Friday, May 10, 2013

Kingly Treatment

(This is the fifth post on my cancer journey.)

"Barring a miracle, I don't think you will make it." I've had to say words like that, but I was talking about someone's marriage -- NOT their life. It must be one of the hardest things medical professionals are required to do. They devote their lives to help people get well. They fight with batteries of tests, treatment options, surgeries and medications. But sometimes they must say the hardest words a patient (and the patient's family) will ever hear.

I knew all those things, but this was my first time to encounter the healthcare system as one of people in the bullseye. I had cancer. Without treatment it could be devastating. Cathy and I had decided on a plan that included surgery. Now it was time to face the system. We couldn't have been more pleased.

It started with our doctor. The credentials on his office walls told us that he had been trained in a world-class teaching hospital. They also told us that he was highly rated in our region of the country. What the certificates couldn't say was that he is one of the docs with the incredible combination of well-honed skills and obviously extreme intelligence, mixed with an air of optimism and a dose of human compassion. When I met him, I immediately liked him. He had come at the recommendation of my family physician whom I consider a friend, but it was our first meeting that told me how glad I was that he would be in charge of this part of my health.

Obviously a doctor is but one part of the large, often intimidating, healthcare system. My surgery would be followed by a day or two in the hospital. My only other hospital stay (that I can remember) began the day I graduated from Basic Combat Training in the U.S. Army. That stay was for a pretty severe case of the flu and it was needed to restore me to health, but it wasn't particularly user friendly. In that stay, those of us on the bottom tier of military rank had to get out of bed each morning at 0600, make our own bed, then get back in it. Not exactly luxury! My hospital stay for cancer surgery, however, was a model of quality care accentuated by creature comforts fit for royalty.

The surgery wing of the hospital had recently been remodeled. Every room in the wing was private and fairly large. The staff was professional, but they were beyond that. They seemed to mirror the optimism I saw in my doctor. They managed my pain, cared for my personal needs and took time to answer my questions. One nurse on a night shift seemed a little "down" when she came to check on me. I mentioned it to her. "Is there some way I can pray for you?" I asked. She shared some needs within her family and I promised to pray. After that she came out of her shell and showed me great kindness. Another nurse had just finished her Nurse Practitioner training at the university where Cathy and I met many years ago. We had a great talk about the school and about her future plans.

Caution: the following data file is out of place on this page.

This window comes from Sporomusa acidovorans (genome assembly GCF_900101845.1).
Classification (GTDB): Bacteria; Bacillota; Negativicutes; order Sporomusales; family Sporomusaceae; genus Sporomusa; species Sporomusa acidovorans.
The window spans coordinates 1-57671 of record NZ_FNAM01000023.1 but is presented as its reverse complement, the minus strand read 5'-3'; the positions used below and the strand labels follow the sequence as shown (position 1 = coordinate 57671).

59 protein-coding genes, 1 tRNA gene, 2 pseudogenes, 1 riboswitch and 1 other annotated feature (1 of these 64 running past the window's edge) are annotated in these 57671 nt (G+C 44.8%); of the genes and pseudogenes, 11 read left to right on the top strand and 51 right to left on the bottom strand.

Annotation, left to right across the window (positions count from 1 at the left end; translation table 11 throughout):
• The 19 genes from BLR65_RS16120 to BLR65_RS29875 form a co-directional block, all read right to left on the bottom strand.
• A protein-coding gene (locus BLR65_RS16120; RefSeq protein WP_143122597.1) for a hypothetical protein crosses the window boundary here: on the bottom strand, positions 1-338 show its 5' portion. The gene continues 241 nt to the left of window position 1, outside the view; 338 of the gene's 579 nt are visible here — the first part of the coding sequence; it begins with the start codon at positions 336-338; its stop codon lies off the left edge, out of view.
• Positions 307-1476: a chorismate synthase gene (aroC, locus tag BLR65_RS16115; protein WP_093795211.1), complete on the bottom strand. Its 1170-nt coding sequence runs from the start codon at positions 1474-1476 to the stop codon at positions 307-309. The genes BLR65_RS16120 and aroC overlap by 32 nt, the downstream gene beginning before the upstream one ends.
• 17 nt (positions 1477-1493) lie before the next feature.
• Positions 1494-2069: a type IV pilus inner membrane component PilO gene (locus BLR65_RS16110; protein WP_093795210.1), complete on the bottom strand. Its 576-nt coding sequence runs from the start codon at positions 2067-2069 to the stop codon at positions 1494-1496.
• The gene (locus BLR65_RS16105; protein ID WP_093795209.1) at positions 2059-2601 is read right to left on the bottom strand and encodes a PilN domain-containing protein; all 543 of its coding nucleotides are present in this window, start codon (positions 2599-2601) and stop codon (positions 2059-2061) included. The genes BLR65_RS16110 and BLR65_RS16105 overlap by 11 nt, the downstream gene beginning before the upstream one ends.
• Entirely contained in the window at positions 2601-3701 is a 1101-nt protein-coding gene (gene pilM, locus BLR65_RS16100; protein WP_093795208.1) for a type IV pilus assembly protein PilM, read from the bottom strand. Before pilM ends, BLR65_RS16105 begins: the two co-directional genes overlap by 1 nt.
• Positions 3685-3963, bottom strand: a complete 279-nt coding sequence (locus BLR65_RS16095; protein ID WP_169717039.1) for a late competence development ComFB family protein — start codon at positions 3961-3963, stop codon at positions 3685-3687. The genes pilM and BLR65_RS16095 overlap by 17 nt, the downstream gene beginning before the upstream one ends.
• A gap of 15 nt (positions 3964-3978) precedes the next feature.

One of the "perks" of being on the surgery floor was that we could order food from a large, diverse menu. Various parts of the menu were available 24 hours of the day. I guess they know from experience that surgery can throw your system...and your The food was good and I could order things that sounded good to me. It took me over a week to start getting my appetite back after the surgery.

I am sure that every hospital has its share of complaints from patients and families. My hospital stay, however, filled me with encouragement and hope. They treated me, not as a sick person, but as someone who would get well. I did!


Monday, May 6, 2013

Passing Batons on Treacherous Trails

I wonder how many batons we have given away over the years...batons with the inscription: "I am not ashamed of the Gospel for it is the power of God unto salvation." (Romans 1:16) Whatever the number, I have this library of memories about families who have stood before our church and declared their intentions. What intentions? To do everything in their power to pass the baton of faith to their children. To be sure, not every family has stayed on the trail they planned to walk. That journey is filled with unforeseen pitfalls and slippery slopes.

A few years ago I was fishing on a small river in the Rocky Mountains. At one point, the best route to get to a certain point on the river was up the side of a mountain where we took a game trail high above the water. My brother and I were walking along nonchalantly when my feet almost slipped out from under me. The loose pebbles and the steep mountain slope almost took me down. Literally. When I got my footing, I looked where I would have fallen and realized I might not have survived. I tell that story, because raising a family is like that journey. It can be beautiful and exhilarating, but the trail is fraught with danger.

Should the fact that some faith batons get dropped before they are passed on to a new generation make us give up the practice? Not at all! The sadness we feel when we observe people fall from the trail is mixed with the joy of seeing those who somehow keep hiking. We all slip and stumble sometimes. None of us is without perilous moments, but God's love never ends. He is always there to help us back up if we cry out to Him.

My memory library contains hundreds of baton stories over the years. One of my favorite was just a couple years ago when four generations of a family gathered around, dedicating themselves to raise a precious little girl to grab that faith baton for herself. That's when the little one's grandmother reminded me that long ago we had dedicated her sons -- including the baby's dad. Here we were, starting over with a new generation.

Mother's Day Weekend is one of my favorite times of the year at Stone Ridge. We will do parent/child dedications in all services. Bring a friend and soak up the joy!